Say it Loud “I’m Unhappy” is an article on how to be happy in midlife (after age 40; after age 50). We are discussing the components that help women identify their unhappiness so that they can target these items head-on to begin living happier lives in their midlife years (after age 40; after age 50).
Support for women in midlife is a huge goal for MidLife Rises, Inc., which is why we dedicate ourselves to helping women identify all of the factors that might hinder them from blooming. We recognize that our emotional state, among other things, start to go awry after the age of 40.
I define happiness as having a piece of mind. Whether it is with money or just feeling settled within ourselves, it is having that comfort level of knowing everything is the way it is supposed to be. When we are not comfortable with something (our family life; relationships; job, etc.), it can really interfere with our well-being. Turning the other cheek on this discomfort can eventually take a toll on our health. No matter which one it is (relationship, job, family life), it tends to be more challenging when we are in our midlife years.
I mentioned in an earlier article that it is natural for us to adapt to our immediate environment. I am not one of those people. I examine my feelings on a regular basis, and I do that to make sure I understand how I feel at all times. This is the way it should be, but it is not the norm for most people. They will not make a move to address their situations simply because of fear of change..
Years ago I had to make a very hard decision to separate from the man I had intended on growing old with. It was not an easy one because we have three beautiful boys. At the time, they needed both parents because they were, yet, very young. I was not in my original hometown, so my family and friends were limited. I am naturally a happy person, but I had an experience that I would not wish on my worst enemy. I was living in Miami during this period and was very unhappy. Because of the boys, I lingered in the situation as it was not clear how to make the move without destroying lives. At first, my instinct was to just keep on going with my regular routine (work, home life, school (I was trying to complete my degree at the time as well)). It is not easy to make abrupt changes to your life when it is at this level — you just know it is going to be disruptive. But when you have faith and allow the universe to determine your steps, things just have a way of working itself out (Psalm 91:14-16). It’s best to make decisions that feel right, and you will know what that is when it’s time.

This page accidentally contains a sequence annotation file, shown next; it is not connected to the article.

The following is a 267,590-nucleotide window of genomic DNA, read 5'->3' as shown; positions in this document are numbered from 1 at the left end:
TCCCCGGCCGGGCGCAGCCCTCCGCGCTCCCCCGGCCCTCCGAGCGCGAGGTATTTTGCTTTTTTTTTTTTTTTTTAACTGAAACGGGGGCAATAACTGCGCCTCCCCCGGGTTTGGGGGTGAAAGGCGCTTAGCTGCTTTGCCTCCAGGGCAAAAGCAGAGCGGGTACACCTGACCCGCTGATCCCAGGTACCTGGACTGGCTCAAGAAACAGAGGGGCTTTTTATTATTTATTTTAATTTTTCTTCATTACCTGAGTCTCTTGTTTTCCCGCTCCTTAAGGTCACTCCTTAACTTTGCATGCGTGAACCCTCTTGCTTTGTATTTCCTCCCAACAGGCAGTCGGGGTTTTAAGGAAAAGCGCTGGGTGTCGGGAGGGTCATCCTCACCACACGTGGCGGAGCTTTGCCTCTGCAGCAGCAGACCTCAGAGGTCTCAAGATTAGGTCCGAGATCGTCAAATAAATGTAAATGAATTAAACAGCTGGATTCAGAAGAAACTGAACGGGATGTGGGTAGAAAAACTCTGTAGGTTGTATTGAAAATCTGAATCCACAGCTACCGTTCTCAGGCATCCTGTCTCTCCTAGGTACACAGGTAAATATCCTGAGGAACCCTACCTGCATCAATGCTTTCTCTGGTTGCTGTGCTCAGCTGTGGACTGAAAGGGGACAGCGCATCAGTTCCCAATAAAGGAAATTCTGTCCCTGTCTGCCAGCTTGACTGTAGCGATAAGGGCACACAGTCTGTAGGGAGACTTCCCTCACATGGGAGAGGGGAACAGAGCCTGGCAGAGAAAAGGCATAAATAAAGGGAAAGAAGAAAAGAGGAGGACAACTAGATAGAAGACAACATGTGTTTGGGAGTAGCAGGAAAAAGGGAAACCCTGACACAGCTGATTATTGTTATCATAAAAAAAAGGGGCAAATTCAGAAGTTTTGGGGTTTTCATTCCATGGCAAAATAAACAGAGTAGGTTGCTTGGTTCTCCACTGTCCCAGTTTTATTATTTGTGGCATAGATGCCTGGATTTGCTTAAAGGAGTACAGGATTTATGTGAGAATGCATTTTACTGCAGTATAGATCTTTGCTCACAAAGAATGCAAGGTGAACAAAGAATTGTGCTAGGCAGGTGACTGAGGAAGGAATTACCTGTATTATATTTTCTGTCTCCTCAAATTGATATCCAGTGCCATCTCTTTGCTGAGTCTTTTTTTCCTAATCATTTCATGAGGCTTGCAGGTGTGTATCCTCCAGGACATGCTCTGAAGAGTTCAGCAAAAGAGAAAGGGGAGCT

I remember opening up to a friend at school, describing unexplained symptoms of sickness (communicating your feelings to others are very important), and he said to me “I don’t really want to say anything, but this is stress”.
It is very common to try and hold on to something you are used to — even though it is taking a toll on your health; we are all wired that way. Some have developed more of a resistance than others to continue to ignore the body’s negative signals — that is, until it starts to breakdown. Luckily, I have the habit of actively questioning my feelings. Periodically, I would stop and say out loud “wait a minute, I’m unhappy”! When I do that, I immediately start looking at why and begin making adjustments to fix things. I do this by playing in my mind what I need to do, and once I start to feel happy sensors, I would begin to move towards that goal. I take my comfort in life very seriously — which is why I do not interfere with anyone that threatens my balance/happiness. In plain words, I try to surround myself with people that have the same disposition as me (being happy, pleasant, joyful, displaying self-control and so on). If you have people in your circle that are unhappy; miserable; bitter; angry and envious, these energies can affect you as well. It’s best to choose your friends and limit even family members that are not lining up with the way you are.
The next part is to educate yourself on who you are as an individual. Having emotional intelligence will go a long way here. It will help you become aware of yourself and the way, in which, you treat others. You will also get a good understanding on what you need to make yourself happy and fulfilled as you grow older.
We often seek out someone or something to define us and make us happy when all we really need to do is understand where the source of our happiness lay. It simply starts with knowing there is someone higher than us out there (God); in addition, being content and having a grateful heart. This removes the darkness of depression, bipolar and all of the other emotional battles that we endure in midlife, bringing in the light to gear us to achieve the peace, joy and happiness that we all deserve (Isaiah 60:1). See our article on ‘controlling emotions’.